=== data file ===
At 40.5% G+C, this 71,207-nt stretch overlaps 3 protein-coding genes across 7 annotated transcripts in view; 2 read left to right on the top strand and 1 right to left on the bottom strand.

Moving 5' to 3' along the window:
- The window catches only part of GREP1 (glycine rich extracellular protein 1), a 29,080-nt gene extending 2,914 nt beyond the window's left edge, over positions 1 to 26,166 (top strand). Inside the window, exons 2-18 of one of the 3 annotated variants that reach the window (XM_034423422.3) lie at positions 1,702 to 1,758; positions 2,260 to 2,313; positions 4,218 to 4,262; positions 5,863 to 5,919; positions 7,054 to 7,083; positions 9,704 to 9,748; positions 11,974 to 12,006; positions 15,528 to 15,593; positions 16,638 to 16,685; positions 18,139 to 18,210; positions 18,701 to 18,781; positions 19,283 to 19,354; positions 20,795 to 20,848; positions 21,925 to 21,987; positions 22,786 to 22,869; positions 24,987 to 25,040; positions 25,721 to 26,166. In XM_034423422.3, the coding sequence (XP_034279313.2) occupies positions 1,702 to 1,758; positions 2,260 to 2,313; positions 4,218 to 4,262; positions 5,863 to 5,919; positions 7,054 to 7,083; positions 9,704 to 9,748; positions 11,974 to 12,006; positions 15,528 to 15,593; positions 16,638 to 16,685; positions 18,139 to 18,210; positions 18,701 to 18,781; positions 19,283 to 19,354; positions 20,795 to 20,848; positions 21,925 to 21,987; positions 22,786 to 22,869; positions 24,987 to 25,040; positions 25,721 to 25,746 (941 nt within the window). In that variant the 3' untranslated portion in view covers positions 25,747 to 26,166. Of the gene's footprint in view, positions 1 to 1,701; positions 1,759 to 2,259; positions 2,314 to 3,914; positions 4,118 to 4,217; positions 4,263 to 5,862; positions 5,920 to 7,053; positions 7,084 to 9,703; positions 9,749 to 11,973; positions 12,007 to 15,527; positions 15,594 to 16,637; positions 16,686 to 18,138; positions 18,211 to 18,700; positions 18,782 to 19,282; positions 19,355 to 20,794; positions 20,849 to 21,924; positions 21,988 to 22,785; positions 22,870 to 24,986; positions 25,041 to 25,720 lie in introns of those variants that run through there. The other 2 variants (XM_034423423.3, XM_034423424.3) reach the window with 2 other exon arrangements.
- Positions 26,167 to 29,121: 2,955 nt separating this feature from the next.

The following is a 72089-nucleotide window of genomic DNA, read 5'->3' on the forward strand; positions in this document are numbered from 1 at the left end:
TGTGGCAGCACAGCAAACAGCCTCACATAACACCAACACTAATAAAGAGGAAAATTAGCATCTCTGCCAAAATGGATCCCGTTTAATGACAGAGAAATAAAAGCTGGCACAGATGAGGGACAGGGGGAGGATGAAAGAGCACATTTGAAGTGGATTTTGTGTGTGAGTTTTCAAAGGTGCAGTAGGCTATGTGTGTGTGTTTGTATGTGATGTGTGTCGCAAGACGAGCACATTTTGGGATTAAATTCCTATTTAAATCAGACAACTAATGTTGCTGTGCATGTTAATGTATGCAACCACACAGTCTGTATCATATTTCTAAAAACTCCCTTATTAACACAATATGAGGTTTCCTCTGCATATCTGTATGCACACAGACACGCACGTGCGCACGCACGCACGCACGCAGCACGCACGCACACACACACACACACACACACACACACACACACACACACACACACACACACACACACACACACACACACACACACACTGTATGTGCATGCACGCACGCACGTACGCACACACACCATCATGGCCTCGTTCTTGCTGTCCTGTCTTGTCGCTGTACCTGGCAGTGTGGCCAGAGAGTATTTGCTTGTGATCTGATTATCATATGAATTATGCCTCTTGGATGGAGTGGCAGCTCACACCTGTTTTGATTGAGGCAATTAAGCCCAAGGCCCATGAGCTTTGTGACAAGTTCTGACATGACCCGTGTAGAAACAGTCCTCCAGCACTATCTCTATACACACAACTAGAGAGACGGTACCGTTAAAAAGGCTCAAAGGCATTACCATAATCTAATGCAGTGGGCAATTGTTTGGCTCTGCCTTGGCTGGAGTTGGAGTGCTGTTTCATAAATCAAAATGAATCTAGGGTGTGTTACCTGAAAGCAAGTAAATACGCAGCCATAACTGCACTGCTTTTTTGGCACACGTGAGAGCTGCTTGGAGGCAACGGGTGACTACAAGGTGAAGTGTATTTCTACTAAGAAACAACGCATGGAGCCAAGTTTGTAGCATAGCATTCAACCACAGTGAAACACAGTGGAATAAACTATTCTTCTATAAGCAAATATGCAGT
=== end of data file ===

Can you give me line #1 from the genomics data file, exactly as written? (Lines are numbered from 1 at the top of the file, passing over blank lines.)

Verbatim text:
At 40.5% G+C, this 71,207-nt stretch overlaps 3 protein-coding genes across 7 annotated transcripts in view; 2 read left to right on the top strand and 1 right to left on the bottom strand.